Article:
Originally Posted by Flear
reading through the thread more now
regadless of peoples complains about if it counts as weater changes and nitrates building at a faster rate than the water is moving ...
-5 gallons a day
-gradual through the hours it takes, so no matter how extreme the difference is between the water in and the tank there is no stress
-there is zero time spent changing the water only changing the buckets
how many people do weekly water changes at 20% of their tank ?, even 50% of their tank
5 gallons a day for 7 days = 35 gallons of water changed in a week
20% = 200 gallon tank
50% = 70 gallon tank
math off the top of my head
More people do 50% weekly water changes then your probably aware of and for good reasons. Multiple water changes(daily or weekly) do not have an affect that is direct to their sum. Simply put you do two 50% water changes, the next effect is 75% of the original water is changed.
35 gallons weekly
17.5% = 200g tank
50% = 70g tank
5g daily for 7 days, the overall effect is
40.5% = 70g
However the effect of controlling wastes is more disproportionate then this lets on, tho the degree varies depending on the variables. Lets say your tap water has 5ppm NO3 and your tank is stock in a way that the bioload produces approx. 20ppm NO3 per week(heavily stocked).
In comparison to 35g weekly:
- Over one week of daily 5g water changes NO3 levels will be 33.5% higher.
- Over two weeks of daily 5g water changes NO3 levels will be 44.9% higher. -200g tank
- Over one week of daily 5g water changes NO3 levels will be 7.4% higher.
- Over two weeks of daily 5g water changes NO3 levels will be 8.9% higher.
You can certainly have nitrate build up faster then water is changed especially with the daily water changes given how this works and dependent on all the variables. No method works the same for every tank. Tank size, water changed, tap NO3, and estimated NO3 production are all variables here. The overall basic understanding is that multiple small water changes are not equivalent to the same volume single change. However understanding the % difference between these two methods will usually be smaller then the % increase in nitrates levels. This I have always been confident about just haven't ever bothered calculating it out. I had to seek help in calculating this and verifying that its (probably)correct and it only involved cookies, headaches, drugs, and murderous urges. On the bright side I have a pretty awesome excel spreadsheet now.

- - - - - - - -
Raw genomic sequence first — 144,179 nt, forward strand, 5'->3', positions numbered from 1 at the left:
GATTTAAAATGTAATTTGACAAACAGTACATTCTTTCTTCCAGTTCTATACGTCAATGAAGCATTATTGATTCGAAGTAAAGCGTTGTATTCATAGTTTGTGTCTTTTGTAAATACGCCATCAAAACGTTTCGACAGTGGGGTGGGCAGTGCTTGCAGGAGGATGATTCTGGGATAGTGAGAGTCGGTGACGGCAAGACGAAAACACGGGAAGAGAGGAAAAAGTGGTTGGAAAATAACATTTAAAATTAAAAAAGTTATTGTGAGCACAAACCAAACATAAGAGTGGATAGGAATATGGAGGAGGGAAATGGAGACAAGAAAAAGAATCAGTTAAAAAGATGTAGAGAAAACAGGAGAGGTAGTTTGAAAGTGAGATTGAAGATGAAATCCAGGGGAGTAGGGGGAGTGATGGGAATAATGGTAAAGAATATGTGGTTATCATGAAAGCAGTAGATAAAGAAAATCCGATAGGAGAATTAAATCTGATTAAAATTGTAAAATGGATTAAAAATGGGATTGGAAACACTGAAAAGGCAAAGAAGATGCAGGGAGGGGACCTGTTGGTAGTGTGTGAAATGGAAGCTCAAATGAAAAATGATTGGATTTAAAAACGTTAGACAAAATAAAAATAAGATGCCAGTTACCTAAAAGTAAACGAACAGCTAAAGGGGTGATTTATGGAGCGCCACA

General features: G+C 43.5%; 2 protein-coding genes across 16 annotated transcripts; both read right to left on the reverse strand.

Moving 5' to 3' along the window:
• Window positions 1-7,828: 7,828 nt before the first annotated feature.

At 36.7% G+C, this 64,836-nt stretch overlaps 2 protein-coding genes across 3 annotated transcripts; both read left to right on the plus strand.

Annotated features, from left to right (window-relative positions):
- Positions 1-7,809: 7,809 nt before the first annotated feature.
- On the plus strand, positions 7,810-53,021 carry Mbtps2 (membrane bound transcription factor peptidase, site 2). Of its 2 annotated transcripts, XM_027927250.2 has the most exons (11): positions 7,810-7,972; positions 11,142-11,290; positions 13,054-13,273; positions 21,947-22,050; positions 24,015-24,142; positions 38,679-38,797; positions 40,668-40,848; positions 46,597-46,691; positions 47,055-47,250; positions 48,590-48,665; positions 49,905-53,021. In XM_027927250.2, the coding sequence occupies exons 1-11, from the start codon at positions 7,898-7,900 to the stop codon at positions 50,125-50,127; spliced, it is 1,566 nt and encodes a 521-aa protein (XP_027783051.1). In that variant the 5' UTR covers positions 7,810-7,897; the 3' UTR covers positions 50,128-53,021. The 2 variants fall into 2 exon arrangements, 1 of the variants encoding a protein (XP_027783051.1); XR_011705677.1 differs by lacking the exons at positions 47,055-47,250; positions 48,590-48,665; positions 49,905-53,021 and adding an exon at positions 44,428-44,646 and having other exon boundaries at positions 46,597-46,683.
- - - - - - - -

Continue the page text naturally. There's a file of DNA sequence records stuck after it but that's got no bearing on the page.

Additional comparisons using 5ppm tap NO3 and approx 20ppm weekly NO3 production(regardless of tank size).
50% weekly water changes: nitrate will stabilize at about week 6 with 45ppm before a water change and 25ppm after a water change
25% weekly water changes: nitrate will stabilize at about week 15 with 84ppm before a water change and 64 ppm after a water change
Nitrate will always level out... eventually... given the math. The smaller the change the longer it will take and the higher the value at which it levels out.
Also those carrying buckets are crazy, the hose was invented for a reason. 1/2" vinyl costs like 25cents a foot. Also the few minutes of dragging a hose around and doing things while it drains/fills counts as changing water, just like changing buckets counts too.
Large water changes will not stress fish given they are fairly regular and your not changing source waters. Only temp and TDS really have the ability to stress/shock fish, and you still have considerable wiggle room there.